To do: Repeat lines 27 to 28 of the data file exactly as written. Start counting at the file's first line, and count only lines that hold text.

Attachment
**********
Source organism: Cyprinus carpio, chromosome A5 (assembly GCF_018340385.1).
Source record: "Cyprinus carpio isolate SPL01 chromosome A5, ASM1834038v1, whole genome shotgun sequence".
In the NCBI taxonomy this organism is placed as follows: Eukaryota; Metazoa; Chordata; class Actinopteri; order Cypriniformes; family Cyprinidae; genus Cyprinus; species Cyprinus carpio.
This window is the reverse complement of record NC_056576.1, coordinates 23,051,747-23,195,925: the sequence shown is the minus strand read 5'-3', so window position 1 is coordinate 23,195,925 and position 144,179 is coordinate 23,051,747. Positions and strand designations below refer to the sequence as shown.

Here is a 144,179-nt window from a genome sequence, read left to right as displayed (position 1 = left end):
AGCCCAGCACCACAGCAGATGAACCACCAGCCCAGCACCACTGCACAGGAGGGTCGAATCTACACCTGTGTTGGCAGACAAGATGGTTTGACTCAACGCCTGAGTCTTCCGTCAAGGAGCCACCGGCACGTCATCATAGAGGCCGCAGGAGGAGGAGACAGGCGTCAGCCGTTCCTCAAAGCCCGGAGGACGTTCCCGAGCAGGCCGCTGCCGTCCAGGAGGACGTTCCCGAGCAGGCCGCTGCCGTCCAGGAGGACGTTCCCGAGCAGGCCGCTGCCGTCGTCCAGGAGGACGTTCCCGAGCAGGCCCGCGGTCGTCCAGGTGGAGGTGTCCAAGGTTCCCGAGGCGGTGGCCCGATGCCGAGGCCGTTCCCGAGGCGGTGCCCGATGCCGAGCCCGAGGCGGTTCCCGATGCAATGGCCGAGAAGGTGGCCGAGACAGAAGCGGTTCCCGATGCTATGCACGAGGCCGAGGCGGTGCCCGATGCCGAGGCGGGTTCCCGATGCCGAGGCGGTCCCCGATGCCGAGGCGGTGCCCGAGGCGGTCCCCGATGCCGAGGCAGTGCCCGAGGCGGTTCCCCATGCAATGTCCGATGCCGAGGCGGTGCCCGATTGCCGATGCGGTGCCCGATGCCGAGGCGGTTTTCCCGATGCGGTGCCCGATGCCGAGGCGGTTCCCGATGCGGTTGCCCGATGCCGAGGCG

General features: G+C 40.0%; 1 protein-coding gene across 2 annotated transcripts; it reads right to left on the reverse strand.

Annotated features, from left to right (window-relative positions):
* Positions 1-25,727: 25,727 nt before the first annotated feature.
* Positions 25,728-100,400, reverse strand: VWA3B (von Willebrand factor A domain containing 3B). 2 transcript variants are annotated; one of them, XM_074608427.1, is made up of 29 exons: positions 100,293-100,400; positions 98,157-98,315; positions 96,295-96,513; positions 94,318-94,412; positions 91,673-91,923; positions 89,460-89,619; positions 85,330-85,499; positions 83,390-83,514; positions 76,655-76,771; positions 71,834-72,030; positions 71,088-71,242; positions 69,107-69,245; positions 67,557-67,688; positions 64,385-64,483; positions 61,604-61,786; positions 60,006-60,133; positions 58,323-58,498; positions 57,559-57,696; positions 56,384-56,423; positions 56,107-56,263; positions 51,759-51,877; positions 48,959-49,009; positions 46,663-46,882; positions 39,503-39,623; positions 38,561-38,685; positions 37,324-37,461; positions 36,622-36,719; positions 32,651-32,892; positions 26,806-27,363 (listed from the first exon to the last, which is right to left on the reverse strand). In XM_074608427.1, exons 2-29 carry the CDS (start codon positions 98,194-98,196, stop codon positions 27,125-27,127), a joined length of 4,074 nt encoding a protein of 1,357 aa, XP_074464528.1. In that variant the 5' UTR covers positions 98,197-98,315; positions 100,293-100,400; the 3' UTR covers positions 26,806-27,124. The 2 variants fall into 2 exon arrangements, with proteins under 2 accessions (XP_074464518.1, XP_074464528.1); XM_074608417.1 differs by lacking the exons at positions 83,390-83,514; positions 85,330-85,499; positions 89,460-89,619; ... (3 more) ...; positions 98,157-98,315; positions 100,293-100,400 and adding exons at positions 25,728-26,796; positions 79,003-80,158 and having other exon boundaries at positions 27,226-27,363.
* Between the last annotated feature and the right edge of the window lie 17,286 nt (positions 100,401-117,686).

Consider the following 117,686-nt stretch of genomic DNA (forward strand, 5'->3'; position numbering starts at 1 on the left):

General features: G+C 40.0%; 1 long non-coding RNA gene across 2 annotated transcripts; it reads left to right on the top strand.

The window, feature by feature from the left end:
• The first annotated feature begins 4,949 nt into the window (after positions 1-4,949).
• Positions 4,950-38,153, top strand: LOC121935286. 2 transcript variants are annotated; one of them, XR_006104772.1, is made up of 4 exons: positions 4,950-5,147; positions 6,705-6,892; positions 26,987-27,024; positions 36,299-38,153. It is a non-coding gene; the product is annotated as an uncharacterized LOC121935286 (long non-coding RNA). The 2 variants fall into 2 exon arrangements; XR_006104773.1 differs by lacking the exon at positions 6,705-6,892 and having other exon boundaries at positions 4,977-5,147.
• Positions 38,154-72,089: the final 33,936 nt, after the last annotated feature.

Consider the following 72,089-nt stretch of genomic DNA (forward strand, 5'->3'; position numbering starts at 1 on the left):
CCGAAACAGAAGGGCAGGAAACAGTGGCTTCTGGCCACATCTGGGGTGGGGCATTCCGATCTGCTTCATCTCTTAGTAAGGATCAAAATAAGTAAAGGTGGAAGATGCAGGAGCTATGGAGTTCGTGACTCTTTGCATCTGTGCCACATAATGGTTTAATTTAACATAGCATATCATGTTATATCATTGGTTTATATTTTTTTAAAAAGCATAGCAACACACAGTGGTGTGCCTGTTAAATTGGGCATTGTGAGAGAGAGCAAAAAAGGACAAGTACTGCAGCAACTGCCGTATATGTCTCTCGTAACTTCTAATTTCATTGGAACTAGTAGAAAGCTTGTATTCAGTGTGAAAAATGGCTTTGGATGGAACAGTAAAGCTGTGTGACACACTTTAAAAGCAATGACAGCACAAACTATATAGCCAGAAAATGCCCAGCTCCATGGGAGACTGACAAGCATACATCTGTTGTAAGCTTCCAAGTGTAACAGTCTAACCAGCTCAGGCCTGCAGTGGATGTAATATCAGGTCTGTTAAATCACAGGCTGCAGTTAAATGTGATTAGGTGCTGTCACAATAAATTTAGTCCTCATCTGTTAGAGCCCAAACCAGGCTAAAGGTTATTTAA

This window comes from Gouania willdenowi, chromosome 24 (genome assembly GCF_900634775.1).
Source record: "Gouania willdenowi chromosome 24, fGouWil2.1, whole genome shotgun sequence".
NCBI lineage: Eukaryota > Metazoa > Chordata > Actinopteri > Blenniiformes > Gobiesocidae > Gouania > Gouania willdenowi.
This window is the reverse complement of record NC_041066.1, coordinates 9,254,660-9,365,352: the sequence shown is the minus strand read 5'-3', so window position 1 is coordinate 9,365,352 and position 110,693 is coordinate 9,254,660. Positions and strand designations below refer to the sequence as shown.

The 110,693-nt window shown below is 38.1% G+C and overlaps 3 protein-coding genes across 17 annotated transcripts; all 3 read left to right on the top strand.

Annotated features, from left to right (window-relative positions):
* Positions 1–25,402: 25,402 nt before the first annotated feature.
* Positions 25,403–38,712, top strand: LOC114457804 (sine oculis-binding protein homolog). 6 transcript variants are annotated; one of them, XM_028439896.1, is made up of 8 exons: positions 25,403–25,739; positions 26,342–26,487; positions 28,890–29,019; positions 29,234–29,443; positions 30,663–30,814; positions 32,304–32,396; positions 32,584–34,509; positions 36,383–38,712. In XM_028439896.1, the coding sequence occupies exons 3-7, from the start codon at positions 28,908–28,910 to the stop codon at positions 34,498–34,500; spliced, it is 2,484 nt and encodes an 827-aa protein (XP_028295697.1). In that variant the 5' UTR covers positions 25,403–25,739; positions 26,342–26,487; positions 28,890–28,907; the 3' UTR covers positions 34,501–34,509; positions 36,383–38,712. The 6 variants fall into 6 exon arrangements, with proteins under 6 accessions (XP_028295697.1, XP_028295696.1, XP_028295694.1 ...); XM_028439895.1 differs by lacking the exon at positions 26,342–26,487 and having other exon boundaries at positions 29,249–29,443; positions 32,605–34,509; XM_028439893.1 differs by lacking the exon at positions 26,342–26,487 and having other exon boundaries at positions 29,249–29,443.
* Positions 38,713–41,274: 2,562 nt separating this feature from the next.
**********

* Positions 25,403–38,712, top strand: LOC114457804 (sine oculis-binding protein homolog). 6 transcript variants are annotated; one of them, XM_028439896.1, is made up of 8 exons: positions 25,403–25,739; positions 26,342–26,487; positions 28,890–29,019; positions 29,234–29,443; positions 30,663–30,814; positions 32,304–32,396; positions 32,584–34,509; positions 36,383–38,712. In XM_028439896.1, the coding sequence occupies exons 3-7, from the start codon at positions 28,908–28,910 to the stop codon at positions 34,498–34,500; spliced, it is 2,484 nt and encodes an 827-aa protein (XP_028295697.1). In that variant the 5' UTR covers positions 25,403–25,739; positions 26,342–26,487; positions 28,890–28,907; the 3' UTR covers positions 34,501–34,509; positions 36,383–38,712. The 6 variants fall into 6 exon arrangements, with proteins under 6 accessions (XP_028295697.1, XP_028295696.1, XP_028295694.1 ...); XM_028439895.1 differs by lacking the exon at positions 26,342–26,487 and having other exon boundaries at positions 29,249–29,443; positions 32,605–34,509; XM_028439893.1 differs by lacking the exon at positions 26,342–26,487 and having other exon boundaries at positions 29,249–29,443.
* Positions 38,713–41,274: 2,562 nt separating this feature from the next.